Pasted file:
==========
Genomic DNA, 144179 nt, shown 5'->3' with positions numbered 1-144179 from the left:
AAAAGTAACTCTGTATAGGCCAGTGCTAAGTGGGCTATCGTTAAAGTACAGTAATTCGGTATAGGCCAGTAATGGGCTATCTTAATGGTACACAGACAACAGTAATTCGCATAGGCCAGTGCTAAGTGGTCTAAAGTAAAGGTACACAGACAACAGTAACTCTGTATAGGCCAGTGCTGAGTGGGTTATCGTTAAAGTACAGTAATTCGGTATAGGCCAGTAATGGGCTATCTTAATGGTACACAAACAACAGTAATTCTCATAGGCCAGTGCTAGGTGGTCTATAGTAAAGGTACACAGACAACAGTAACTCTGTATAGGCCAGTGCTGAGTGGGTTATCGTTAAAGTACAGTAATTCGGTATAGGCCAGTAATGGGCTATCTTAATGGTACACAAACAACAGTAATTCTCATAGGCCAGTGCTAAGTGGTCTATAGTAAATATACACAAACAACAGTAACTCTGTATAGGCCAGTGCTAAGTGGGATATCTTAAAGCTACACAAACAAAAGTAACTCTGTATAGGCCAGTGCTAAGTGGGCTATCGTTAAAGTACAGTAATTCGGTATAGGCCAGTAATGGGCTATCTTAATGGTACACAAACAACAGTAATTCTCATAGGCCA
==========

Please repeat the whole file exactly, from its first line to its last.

Genomic DNA, 144179 nt, shown 5'->3' with positions numbered 1-144179 from the left:
AAAAGTAACTCTGTATAGGCCAGTGCTAAGTGGGCTATCGTTAAAGTACAGTAATTCGGTATAGGCCAGTAATGGGCTATCTTAATGGTACACAGACAACAGTAATTCGCATAGGCCAGTGCTAAGTGGTCTAAAGTAAAGGTACACAGACAACAGTAACTCTGTATAGGCCAGTGCTGAGTGGGTTATCGTTAAAGTACAGTAATTCGGTATAGGCCAGTAATGGGCTATCTTAATGGTACACAAACAACAGTAATTCTCATAGGCCAGTGCTAGGTGGTCTATAGTAAAGGTACACAGACAACAGTAACTCTGTATAGGCCAGTGCTGAGTGGGTTATCGTTAAAGTACAGTAATTCGGTATAGGCCAGTAATGGGCTATCTTAATGGTACACAAACAACAGTAATTCTCATAGGCCAGTGCTAAGTGGTCTATAGTAAATATACACAAACAACAGTAACTCTGTATAGGCCAGTGCTAAGTGGGATATCTTAAAGCTACACAAACAAAAGTAACTCTGTATAGGCCAGTGCTAAGTGGGCTATCGTTAAAGTACAGTAATTCGGTATAGGCCAGTAATGGGCTATCTTAATGGTACACAAACAACAGTAATTCTCATAGGCCA